Northwest Oral & Maxillofacial Surgery: Huntsville, TX

Dr. Justin Liska

Northwest Oral & Maxillofacial Surgery is an oral surgery practice offering the full scope of oral and maxillofacial surgical procedures.  There are eight board-certified oral surgeons that practice in six convenient locations including Huntsville, Texas.

Many patients find that our Huntsville office is easy to access from I-45 at Exit 114. Getting an appointment in a timely fashion is as easy as a phone call to the friendly and knowledgeable Huntsville staff. Dr. Justin Liska has been welcomed into the Huntsville community and works closely with the dentists and orthodontists in Huntsville and surrounding communities. Patients can be reassured that a treatment plan will be well-coordinated between NWOMS and the referring office.

At Northwest Oral & Maxillofacial Surgery, we specialize in wisdom teeth extractions, single, multiple and full mouth extractions, preparation for and placement of dental implants, bone grafting, oral pathology and more. When oral surgery is prescribed, contact us at 936-439-9572 and visit our website at Also, take a minute to look at our Google+ reviews.  We are proud of what our patients are saying about us in the Huntsville office.


Northwest Oral & Maxillofacial Surgery | 3200 Robinson Creek Parkway | Huntsville

Oral Cancer is on the Rise

Oral and oropharyngeal cancer is on the rise. Symptoms of this cancer can present as canker sores or an infection that doesn’t want to heal.

Risk factors for oral cancer include:

  • Smoking
  • Excessive alcohol use
  • Exposure to HPV (the human papilloma virus)

Oral cancer is divided into two categories:

  • Oral cancer affects the lips, cheek lining, gums, front of the tongue, and the hard part of the roof of the mouth
  • Pharyngeal cancer affects the throat, soft part of the roof of the mouth, the throat and the back and base of the tongue


Early detection will allow for more treatment options that lead to complete recovery. During regular and routine dental visits, a dentist or a hygienist will screen patients and can typically identify the more commons symptoms.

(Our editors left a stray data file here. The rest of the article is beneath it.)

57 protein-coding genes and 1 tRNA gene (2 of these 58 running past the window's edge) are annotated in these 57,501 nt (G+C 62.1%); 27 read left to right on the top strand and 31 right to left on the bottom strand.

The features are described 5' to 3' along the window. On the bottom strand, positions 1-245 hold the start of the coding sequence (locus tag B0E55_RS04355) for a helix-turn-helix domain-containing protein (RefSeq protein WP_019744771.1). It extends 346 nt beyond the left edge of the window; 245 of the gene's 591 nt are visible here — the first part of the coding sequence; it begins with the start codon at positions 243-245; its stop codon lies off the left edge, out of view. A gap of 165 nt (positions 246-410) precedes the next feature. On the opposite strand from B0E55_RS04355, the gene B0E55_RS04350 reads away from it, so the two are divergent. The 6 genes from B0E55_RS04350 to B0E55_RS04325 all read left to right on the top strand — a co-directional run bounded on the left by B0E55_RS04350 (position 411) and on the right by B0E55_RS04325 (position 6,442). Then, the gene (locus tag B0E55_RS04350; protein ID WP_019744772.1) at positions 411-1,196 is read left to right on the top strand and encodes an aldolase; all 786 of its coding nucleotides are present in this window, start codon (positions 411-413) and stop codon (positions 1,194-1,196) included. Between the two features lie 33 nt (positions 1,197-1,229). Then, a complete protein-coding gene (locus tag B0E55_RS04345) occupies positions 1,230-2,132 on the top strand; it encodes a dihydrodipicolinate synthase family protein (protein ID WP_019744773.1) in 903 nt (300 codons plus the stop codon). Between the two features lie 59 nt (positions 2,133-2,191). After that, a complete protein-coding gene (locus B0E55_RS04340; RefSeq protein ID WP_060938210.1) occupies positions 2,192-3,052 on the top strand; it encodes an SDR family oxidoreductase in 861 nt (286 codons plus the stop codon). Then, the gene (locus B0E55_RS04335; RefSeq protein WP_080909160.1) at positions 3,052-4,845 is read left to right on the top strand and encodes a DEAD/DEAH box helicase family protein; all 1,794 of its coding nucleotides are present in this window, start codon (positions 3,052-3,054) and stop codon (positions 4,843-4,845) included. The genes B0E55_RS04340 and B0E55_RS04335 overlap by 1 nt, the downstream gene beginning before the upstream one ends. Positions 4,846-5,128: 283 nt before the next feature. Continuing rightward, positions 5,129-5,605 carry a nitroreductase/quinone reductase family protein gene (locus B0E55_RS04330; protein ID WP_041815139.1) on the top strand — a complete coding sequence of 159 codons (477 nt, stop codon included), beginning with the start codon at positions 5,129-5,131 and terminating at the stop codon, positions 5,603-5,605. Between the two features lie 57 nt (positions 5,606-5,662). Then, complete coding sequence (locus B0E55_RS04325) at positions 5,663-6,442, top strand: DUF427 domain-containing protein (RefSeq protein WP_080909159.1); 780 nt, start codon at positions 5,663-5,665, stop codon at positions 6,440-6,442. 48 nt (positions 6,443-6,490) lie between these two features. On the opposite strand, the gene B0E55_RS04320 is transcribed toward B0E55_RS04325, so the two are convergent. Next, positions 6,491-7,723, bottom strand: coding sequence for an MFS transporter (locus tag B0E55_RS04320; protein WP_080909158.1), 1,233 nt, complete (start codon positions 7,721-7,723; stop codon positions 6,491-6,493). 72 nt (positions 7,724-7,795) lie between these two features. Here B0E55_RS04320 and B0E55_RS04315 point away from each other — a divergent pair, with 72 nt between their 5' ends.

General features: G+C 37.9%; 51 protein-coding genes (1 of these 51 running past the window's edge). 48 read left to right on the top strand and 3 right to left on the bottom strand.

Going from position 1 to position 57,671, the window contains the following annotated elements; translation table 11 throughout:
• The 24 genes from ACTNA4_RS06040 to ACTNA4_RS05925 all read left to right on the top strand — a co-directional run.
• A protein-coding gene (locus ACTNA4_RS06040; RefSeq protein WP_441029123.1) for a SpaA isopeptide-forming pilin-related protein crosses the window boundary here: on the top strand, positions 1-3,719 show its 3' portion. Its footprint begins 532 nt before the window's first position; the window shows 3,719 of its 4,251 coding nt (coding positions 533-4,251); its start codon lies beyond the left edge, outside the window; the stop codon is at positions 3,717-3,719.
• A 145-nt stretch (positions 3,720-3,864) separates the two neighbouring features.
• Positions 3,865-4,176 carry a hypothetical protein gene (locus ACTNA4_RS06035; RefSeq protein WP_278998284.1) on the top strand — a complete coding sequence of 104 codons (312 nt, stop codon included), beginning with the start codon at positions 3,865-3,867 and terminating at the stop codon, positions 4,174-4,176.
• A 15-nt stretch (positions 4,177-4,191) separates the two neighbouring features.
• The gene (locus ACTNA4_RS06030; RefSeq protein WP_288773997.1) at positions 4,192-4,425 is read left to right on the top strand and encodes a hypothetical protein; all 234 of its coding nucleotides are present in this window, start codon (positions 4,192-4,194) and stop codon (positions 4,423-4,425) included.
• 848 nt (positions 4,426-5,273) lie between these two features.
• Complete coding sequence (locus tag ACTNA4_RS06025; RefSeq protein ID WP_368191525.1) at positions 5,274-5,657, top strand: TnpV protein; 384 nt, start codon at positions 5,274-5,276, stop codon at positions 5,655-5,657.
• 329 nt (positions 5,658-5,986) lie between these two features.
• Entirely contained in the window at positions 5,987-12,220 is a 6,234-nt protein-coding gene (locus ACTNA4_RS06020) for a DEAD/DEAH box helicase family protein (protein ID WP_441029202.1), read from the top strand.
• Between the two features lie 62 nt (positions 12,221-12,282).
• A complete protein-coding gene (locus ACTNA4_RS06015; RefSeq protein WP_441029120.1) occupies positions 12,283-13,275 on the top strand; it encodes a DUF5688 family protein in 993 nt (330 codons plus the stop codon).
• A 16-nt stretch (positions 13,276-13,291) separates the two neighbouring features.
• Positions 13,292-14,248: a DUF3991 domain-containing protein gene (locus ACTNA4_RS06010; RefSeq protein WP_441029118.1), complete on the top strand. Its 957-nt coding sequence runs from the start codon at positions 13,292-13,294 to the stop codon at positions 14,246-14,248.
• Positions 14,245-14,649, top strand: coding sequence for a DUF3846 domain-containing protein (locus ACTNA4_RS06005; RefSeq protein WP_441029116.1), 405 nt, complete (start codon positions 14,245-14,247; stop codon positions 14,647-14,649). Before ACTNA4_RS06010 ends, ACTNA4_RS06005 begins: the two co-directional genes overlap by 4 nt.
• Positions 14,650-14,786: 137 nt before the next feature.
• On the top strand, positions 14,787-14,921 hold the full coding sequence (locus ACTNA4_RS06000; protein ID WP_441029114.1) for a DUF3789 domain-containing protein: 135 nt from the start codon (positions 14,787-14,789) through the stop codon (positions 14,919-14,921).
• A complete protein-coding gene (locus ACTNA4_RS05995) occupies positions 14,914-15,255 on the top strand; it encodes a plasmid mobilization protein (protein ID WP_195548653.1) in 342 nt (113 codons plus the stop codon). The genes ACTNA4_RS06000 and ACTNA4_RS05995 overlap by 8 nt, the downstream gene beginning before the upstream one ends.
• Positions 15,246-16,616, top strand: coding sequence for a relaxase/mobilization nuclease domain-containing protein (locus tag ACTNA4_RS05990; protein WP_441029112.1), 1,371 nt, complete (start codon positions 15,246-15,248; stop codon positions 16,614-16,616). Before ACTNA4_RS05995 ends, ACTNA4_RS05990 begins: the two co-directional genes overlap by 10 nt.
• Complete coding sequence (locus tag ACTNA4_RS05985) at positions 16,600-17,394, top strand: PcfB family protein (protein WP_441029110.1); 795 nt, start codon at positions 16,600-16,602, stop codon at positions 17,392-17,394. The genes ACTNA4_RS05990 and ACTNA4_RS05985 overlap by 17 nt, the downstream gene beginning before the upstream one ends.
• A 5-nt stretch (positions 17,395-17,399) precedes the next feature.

The most common symptoms of oral cancer are:

  • A sore that will not heal or go away
  • Pain in the mouth that will not go away
  • White or red patches on the lining of the mouth, tongue, tonsil, or gums
  • Lumps or a thick, rough spot
  • Difficulty chewing, swallowing and moving tongue and jaw


If a dentist suspects oral or oropharyngeal cancer, he/she can perform a biopsy or will refer the patient to an oral surgeon for further testing.

The American Association of Oral and Maxillofacial Surgeons also recommend that patients perform a self-check each month.

Click on the following link for more information about oral cancer detection, risk factors and cancer facts:

American Association of Oral & Maxillofacial Surgeons

ABOMSAs board-certified oral surgeons, each Northwest Oral & Maxillofacial Surgeon is a member of the AAOMS, the American Association of Oral & Maxillofacial Surgeons.  This organization provides educational, research and advocacy support for our dental specialty. As members, we comply with rigorous continuing education requirements and periodic office examinations to ensure that we meet stringent national standards.

While we always try to answer all of our patients’ questions during an exam, we are aware that patients are hungry for as much information as possible. In response to this need, the AAOMS hosts an excellent website for the public, is a valuable resource for additional information that is extremely easy to use! We recommend that you access this site if you have questions about conditions and treatments of the face, mouth or jaw.

Check out the website if you are simply trying to make an educated decision about oral surgery. The content on the site is unbiased, valuable and vital. You will find videos, news, illustrations and brochures to explain the procedures performed by oral and maxillofacial surgeons. If you live outside of the communities that we serve, we recommend that you locate an oral surgeon by using the “Find a Surgeon” search function.

As always, please contact us if you have questions we can answer for you,

What is an OMS?

Have you ever wondered what the rest of the name you sometimes see for your oral surgeon means?  What is an oral and maxillofacial surgeon?  Many people are confused by the word “maxillofacial” which simply means of, or relating to, the jaws and face.

According to the American Association of Oral & Maxillofacial Surgeons, “Oral and maxillofacial surgeons are the only dental specialists recognized by the American Dental Association who are surgically trained in a hospital-based residency program for a minimum of four years.”  This training focuses on the bone, skin, and muscle of the face, mouth and jaw and follows years of undergraduate and dental school education. Following the four – six year residency program, the surgeon must prepare for, and pass, extremely rigorous written and oral examinations in order to become a board-certified specialist.

While you may typically associate an OMS with wisdom teeth extractions, oral surgeons are trained to perform intricate and complex surgeries such as the correction of cleft palates, and the rebuilding of jaws, cheeks, eye sockets and foreheads.  In addition, oral surgeons are experts in the preservation of jawbones with the use of bone grafting and dental implants.

For a quick summary (and a lesson on how to pronounce “maxillofacial,”) take one minute to watch the What is an OMS? video on